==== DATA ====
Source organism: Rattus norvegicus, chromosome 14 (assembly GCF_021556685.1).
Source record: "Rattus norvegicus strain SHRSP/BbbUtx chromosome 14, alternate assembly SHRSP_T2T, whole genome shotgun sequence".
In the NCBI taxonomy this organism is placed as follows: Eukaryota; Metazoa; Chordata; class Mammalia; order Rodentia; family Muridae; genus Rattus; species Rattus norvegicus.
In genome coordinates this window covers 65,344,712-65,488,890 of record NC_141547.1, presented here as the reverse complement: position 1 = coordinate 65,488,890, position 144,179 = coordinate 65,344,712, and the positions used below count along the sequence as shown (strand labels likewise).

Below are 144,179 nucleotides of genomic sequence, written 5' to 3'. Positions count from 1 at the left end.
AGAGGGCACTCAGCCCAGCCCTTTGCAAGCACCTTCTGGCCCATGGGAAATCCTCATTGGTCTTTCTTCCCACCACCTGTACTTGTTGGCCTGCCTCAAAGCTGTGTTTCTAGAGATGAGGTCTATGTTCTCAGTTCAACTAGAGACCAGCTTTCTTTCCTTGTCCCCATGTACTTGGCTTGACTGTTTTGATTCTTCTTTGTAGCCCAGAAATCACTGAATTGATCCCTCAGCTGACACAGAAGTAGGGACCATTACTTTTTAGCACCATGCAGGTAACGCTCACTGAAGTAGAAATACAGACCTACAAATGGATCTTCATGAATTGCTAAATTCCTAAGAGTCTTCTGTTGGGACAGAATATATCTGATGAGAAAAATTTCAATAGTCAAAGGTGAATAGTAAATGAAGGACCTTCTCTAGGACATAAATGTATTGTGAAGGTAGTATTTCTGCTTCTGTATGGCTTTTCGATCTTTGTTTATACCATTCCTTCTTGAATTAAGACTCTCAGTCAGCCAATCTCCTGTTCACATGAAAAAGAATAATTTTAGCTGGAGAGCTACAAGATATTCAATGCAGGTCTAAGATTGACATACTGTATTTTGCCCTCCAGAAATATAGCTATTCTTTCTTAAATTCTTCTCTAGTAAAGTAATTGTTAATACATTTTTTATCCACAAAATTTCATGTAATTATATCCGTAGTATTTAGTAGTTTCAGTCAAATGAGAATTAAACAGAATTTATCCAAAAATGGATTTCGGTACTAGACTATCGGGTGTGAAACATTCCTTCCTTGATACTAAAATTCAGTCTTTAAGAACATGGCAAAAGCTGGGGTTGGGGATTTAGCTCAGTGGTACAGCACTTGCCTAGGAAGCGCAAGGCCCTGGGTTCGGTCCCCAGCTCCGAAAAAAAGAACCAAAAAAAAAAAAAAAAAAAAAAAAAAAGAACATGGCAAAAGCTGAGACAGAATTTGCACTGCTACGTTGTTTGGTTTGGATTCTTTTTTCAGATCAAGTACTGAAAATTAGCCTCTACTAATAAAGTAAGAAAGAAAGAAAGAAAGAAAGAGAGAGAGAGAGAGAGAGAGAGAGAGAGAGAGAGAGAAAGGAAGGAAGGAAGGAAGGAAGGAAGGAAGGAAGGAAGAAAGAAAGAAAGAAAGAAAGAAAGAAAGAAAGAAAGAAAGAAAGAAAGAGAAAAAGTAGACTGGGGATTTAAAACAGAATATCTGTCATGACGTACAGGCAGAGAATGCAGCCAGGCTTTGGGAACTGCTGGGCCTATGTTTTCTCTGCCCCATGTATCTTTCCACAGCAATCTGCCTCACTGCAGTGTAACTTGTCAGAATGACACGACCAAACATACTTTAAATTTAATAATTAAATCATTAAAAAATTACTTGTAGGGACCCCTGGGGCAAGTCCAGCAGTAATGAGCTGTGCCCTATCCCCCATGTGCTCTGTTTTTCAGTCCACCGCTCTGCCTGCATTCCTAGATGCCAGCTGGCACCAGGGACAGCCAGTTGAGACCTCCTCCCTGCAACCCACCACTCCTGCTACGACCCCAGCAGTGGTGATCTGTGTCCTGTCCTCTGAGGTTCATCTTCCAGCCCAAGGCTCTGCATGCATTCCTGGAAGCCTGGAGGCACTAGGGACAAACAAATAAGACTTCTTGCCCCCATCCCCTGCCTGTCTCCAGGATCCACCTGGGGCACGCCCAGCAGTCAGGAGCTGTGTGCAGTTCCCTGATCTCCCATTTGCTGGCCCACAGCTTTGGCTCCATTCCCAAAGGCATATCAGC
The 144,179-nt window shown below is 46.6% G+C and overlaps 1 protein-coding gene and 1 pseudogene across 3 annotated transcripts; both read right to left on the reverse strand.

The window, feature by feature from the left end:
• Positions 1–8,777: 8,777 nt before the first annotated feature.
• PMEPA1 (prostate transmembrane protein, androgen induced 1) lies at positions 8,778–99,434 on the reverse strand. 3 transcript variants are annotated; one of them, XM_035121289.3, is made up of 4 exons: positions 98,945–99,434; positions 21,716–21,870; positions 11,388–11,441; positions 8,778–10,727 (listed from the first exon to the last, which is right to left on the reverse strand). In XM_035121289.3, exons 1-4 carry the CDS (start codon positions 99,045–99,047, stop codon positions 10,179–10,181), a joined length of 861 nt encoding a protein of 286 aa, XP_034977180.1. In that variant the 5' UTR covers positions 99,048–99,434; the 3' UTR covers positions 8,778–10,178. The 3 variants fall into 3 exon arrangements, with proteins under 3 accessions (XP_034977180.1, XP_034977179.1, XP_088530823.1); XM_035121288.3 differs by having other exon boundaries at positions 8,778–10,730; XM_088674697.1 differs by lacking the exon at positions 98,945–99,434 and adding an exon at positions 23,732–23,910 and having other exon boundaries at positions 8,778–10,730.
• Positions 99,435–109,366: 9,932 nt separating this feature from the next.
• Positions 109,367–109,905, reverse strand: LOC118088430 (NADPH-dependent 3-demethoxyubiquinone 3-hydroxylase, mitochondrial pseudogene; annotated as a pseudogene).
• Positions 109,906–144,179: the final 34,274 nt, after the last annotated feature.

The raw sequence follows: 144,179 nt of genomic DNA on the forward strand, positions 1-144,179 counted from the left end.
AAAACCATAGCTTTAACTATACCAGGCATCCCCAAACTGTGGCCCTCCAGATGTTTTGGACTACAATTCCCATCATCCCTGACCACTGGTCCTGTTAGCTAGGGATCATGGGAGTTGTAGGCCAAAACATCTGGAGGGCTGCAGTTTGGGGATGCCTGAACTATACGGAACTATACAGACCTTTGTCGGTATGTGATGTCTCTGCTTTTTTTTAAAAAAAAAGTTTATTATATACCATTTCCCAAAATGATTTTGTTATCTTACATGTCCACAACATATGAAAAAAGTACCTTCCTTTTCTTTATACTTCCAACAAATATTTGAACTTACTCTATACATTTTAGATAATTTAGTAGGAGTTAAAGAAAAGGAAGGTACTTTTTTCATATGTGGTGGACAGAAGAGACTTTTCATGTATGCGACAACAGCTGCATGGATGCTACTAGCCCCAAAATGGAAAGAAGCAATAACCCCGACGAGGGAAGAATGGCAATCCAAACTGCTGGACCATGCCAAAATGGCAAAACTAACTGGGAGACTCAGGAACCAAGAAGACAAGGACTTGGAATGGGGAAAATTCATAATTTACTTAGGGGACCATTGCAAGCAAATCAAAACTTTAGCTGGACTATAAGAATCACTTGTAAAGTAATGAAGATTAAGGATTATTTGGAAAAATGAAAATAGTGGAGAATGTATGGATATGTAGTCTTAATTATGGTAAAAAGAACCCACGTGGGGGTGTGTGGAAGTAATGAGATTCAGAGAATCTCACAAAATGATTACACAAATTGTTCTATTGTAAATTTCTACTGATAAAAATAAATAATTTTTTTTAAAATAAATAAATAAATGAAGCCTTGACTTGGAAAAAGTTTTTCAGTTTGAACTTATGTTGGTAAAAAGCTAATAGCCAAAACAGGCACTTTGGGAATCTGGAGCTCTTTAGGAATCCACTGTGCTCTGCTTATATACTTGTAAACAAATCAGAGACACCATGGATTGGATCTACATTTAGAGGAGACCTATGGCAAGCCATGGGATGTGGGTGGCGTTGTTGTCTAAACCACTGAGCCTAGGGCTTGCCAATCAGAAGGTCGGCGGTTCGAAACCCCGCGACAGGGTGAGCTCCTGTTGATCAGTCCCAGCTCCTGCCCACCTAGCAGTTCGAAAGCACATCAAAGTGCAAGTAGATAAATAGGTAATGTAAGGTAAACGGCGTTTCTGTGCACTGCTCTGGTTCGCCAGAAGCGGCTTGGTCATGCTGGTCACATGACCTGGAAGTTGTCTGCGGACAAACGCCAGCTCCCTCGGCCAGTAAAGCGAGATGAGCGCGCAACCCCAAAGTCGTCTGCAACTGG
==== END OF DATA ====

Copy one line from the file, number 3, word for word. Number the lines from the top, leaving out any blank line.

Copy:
In the NCBI taxonomy this organism is placed as follows: Eukaryota; Metazoa; Chordata; class Mammalia; order Rodentia; family Muridae; genus Rattus; species Rattus norvegicus.